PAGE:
In order to be able to comply with the requirements and provide the XML file on request in time, tooling needs either to be developed or purchased.


Our solution


A SAFT-PL tool that already works for Portugal that includes also strategy for downloading the relevant data from SAP  for older SAP versions.


The basic design for a workaround solution is to extract the raw source data from the relevant SAP tables and use software tools to load the relevant data from the source SAP tables, perform additional mappings and data preparations and create the required XML files.

We offer 2 solutions:


  • A software application called Audit Command Language (ACL). This software is commonly used by auditing firms, tax authorities and internal audit departments. The process will be that the client will download the data from SAP and make it available to the Phenix. Phenix will then generate the XML files and some control reports and provide these files and reports available to client for submission.
  • A tool in MS Access in combination with a specific user interface for extracting the data from SAP. The result is a full in-house solution for the client.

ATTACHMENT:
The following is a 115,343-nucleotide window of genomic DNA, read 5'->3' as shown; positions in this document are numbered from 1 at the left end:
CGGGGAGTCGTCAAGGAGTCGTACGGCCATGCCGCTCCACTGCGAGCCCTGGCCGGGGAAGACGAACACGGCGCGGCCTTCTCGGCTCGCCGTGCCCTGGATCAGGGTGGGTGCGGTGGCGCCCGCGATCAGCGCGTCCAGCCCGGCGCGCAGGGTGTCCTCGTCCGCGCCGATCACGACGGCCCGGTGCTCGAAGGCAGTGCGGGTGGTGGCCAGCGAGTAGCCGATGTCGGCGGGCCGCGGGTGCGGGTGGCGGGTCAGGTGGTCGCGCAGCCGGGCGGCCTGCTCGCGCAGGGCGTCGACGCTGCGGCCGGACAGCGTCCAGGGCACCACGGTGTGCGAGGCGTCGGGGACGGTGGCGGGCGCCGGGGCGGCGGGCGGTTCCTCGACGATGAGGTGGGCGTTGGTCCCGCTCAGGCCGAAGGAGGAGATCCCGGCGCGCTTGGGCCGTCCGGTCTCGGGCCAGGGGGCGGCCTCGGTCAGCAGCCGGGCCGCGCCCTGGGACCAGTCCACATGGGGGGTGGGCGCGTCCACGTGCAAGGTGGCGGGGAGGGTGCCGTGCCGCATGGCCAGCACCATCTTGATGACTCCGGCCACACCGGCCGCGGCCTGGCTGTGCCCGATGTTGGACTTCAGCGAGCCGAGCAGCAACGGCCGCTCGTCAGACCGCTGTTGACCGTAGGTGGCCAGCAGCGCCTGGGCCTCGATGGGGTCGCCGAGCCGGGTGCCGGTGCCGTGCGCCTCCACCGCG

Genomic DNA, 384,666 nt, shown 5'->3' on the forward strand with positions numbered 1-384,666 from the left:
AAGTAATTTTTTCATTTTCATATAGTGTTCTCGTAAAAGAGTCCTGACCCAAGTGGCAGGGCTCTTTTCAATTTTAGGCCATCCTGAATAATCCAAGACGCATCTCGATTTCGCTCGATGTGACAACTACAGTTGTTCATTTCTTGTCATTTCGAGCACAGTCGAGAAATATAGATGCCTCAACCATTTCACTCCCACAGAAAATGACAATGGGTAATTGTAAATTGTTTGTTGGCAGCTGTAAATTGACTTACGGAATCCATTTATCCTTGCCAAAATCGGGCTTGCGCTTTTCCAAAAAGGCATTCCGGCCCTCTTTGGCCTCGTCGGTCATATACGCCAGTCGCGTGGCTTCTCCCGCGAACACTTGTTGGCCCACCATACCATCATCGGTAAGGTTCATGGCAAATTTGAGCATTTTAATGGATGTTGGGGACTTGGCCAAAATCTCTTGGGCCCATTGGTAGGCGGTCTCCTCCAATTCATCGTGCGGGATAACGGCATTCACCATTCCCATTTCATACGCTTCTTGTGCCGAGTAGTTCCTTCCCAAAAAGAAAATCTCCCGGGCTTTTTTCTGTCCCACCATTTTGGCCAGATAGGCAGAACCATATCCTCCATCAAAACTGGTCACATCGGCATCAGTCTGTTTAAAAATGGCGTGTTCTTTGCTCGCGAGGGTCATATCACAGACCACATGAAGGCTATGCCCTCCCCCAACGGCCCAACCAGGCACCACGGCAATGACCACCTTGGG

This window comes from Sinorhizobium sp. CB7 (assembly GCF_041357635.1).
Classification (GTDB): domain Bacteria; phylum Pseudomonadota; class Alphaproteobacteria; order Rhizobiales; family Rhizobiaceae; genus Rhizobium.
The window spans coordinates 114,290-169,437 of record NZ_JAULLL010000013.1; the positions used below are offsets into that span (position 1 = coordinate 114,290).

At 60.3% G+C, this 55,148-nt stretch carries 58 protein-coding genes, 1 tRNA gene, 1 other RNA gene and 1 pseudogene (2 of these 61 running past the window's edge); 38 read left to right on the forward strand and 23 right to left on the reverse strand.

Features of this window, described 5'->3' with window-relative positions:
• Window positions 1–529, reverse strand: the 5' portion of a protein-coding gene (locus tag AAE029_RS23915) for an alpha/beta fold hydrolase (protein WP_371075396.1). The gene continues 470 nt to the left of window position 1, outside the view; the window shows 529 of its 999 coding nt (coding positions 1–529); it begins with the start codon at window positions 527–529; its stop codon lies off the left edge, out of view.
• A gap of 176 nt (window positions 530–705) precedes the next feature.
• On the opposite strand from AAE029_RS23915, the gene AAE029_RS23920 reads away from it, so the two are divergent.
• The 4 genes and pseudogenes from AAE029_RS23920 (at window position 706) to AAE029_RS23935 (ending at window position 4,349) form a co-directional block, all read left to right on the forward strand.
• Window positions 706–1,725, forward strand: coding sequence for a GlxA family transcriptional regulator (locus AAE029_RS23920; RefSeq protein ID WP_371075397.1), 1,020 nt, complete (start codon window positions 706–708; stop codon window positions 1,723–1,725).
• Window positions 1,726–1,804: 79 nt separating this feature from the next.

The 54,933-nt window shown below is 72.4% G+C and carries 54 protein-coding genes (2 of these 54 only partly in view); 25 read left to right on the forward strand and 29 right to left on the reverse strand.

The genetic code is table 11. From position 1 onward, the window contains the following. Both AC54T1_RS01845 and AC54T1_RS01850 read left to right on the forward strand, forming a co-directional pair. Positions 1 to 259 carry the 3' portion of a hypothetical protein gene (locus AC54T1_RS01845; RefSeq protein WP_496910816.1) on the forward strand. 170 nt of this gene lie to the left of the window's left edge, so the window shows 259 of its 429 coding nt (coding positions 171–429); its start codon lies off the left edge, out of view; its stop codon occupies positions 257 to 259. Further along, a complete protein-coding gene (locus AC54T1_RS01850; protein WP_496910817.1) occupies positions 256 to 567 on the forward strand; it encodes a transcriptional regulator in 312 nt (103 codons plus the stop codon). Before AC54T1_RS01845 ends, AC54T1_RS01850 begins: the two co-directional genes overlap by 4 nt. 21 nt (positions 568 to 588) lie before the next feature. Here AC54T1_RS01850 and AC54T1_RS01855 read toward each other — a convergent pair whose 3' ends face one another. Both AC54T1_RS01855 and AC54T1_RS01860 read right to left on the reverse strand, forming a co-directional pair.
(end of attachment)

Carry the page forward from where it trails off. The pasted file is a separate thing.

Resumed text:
Above process is based on our proven tool developed for the generation of the SAF-T files for Portugal.


Detailed information about SAF-T compliance and planning



Contact us for more information


Action Plan on VAT – European Commission

In EU development, Indirect Tax Strategic Plan, Processes and Controls, tax avoidance, Tax News on 08/04/2016 at 11:56 am

On 7 April 2016 the Commission adopted an Action Plan on VAT – Towards a single EU VAT area. The Action Plan sets out immediate and urgent actions to tackle the VAT gap and adapt the VAT system to the digital economy and the needs of SMEs. It also provides clear orientations towards a robust single European VAT area in relation to the definitive VAT system for cross-border supplies and proposes options for a modernised policy on EU rules governing VAT rates.